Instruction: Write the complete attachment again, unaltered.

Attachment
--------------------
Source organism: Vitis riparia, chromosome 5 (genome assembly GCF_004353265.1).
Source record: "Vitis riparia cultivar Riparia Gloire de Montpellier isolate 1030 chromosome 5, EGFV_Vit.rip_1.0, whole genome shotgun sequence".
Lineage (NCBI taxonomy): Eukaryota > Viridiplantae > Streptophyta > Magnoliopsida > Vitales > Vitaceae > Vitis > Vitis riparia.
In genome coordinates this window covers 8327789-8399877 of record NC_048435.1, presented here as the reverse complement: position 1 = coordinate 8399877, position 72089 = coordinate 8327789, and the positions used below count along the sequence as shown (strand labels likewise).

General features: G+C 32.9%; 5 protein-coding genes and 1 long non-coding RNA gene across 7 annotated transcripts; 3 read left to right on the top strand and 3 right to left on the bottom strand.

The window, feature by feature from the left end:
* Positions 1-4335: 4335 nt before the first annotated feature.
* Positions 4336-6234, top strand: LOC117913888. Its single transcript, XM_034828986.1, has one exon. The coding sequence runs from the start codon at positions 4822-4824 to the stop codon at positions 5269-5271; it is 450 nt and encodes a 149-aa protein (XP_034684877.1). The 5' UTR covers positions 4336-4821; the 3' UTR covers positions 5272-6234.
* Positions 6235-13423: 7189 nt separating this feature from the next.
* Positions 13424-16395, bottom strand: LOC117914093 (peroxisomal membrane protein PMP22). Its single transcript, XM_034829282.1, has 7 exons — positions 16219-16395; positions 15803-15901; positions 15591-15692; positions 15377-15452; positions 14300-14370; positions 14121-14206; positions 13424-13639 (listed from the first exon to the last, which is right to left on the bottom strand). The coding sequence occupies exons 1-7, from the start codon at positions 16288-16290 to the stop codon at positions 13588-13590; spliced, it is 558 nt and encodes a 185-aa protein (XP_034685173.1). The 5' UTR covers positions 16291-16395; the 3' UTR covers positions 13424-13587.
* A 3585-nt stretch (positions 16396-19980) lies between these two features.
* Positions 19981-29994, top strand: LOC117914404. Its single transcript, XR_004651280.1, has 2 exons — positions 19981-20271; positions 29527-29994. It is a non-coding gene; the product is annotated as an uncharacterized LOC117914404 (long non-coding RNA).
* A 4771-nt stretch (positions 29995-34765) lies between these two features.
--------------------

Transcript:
Source organism: Vitis riparia, chromosome 5 (genome assembly GCF_004353265.1).
Source record: "Vitis riparia cultivar Riparia Gloire de Montpellier isolate 1030 chromosome 5, EGFV_Vit.rip_1.0, whole genome shotgun sequence".
Lineage (NCBI taxonomy): Eukaryota > Viridiplantae > Streptophyta > Magnoliopsida > Vitales > Vitaceae > Vitis > Vitis riparia.
In genome coordinates this window covers 8327789-8399877 of record NC_048435.1, presented here as the reverse complement: position 1 = coordinate 8399877, position 72089 = coordinate 8327789, and the positions used below count along the sequence as shown (strand labels likewise).

General features: G+C 32.9%; 5 protein-coding genes and 1 long non-coding RNA gene across 7 annotated transcripts; 3 read left to right on the top strand and 3 right to left on the bottom strand.

The window, feature by feature from the left end:
* Positions 1-4335: 4335 nt before the first annotated feature.
* Positions 4336-6234, top strand: LOC117913888. Its single transcript, XM_034828986.1, has one exon. The coding sequence runs from the start codon at positions 4822-4824 to the stop codon at positions 5269-5271; it is 450 nt and encodes a 149-aa protein (XP_034684877.1). The 5' UTR covers positions 4336-4821; the 3' UTR covers positions 5272-6234.
* Positions 6235-13423: 7189 nt separating this feature from the next.
* Positions 13424-16395, bottom strand: LOC117914093 (peroxisomal membrane protein PMP22). Its single transcript, XM_034829282.1, has 7 exons — positions 16219-16395; positions 15803-15901; positions 15591-15692; positions 15377-15452; positions 14300-14370; positions 14121-14206; positions 13424-13639 (listed from the first exon to the last, which is right to left on the bottom strand). The coding sequence occupies exons 1-7, from the start codon at positions 16288-16290 to the stop codon at positions 13588-13590; spliced, it is 558 nt and encodes a 185-aa protein (XP_034685173.1). The 5' UTR covers positions 16291-16395; the 3' UTR covers positions 13424-13587.
* A 3585-nt stretch (positions 16396-19980) lies between these two features.
* Positions 19981-29994, top strand: LOC117914404. Its single transcript, XR_004651280.1, has 2 exons — positions 19981-20271; positions 29527-29994. It is a non-coding gene; the product is annotated as an uncharacterized LOC117914404 (long non-coding RNA).
* A 4771-nt stretch (positions 29995-34765) lies between these two features.